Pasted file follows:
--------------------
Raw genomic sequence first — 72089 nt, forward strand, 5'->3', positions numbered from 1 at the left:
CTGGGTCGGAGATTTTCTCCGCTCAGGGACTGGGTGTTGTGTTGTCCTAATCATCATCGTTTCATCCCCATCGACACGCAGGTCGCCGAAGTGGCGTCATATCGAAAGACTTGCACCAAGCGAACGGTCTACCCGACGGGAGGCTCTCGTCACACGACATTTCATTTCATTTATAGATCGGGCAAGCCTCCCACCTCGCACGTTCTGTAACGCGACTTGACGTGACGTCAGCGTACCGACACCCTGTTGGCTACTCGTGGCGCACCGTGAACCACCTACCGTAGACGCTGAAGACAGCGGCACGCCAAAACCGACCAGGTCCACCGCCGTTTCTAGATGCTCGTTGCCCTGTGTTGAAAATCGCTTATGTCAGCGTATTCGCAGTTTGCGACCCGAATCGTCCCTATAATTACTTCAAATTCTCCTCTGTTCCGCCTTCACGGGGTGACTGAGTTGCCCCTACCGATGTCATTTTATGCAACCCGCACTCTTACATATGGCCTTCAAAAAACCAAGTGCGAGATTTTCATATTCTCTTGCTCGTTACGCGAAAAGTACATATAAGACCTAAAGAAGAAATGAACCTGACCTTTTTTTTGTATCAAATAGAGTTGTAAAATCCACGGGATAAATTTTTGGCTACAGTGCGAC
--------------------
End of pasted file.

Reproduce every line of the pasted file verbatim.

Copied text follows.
Raw genomic sequence first — 72089 nt, forward strand, 5'->3', positions numbered from 1 at the left:
CTGGGTCGGAGATTTTCTCCGCTCAGGGACTGGGTGTTGTGTTGTCCTAATCATCATCGTTTCATCCCCATCGACACGCAGGTCGCCGAAGTGGCGTCATATCGAAAGACTTGCACCAAGCGAACGGTCTACCCGACGGGAGGCTCTCGTCACACGACATTTCATTTCATTTATAGATCGGGCAAGCCTCCCACCTCGCACGTTCTGTAACGCGACTTGACGTGACGTCAGCGTACCGACACCCTGTTGGCTACTCGTGGCGCACCGTGAACCACCTACCGTAGACGCTGAAGACAGCGGCACGCCAAAACCGACCAGGTCCACCGCCGTTTCTAGATGCTCGTTGCCCTGTGTTGAAAATCGCTTATGTCAGCGTATTCGCAGTTTGCGACCCGAATCGTCCCTATAATTACTTCAAATTCTCCTCTGTTCCGCCTTCACGGGGTGACTGAGTTGCCCCTACCGATGTCATTTTATGCAACCCGCACTCTTACATATGGCCTTCAAAAAACCAAGTGCGAGATTTTCATATTCTCTTGCTCGTTACGCGAAAAGTACATATAAGACCTAAAGAAGAAATGAACCTGACCTTTTTTTTGTATCAAATAGAGTTGTAAAATCCACGGGATAAATTTTTGGCTACAGTGCGAC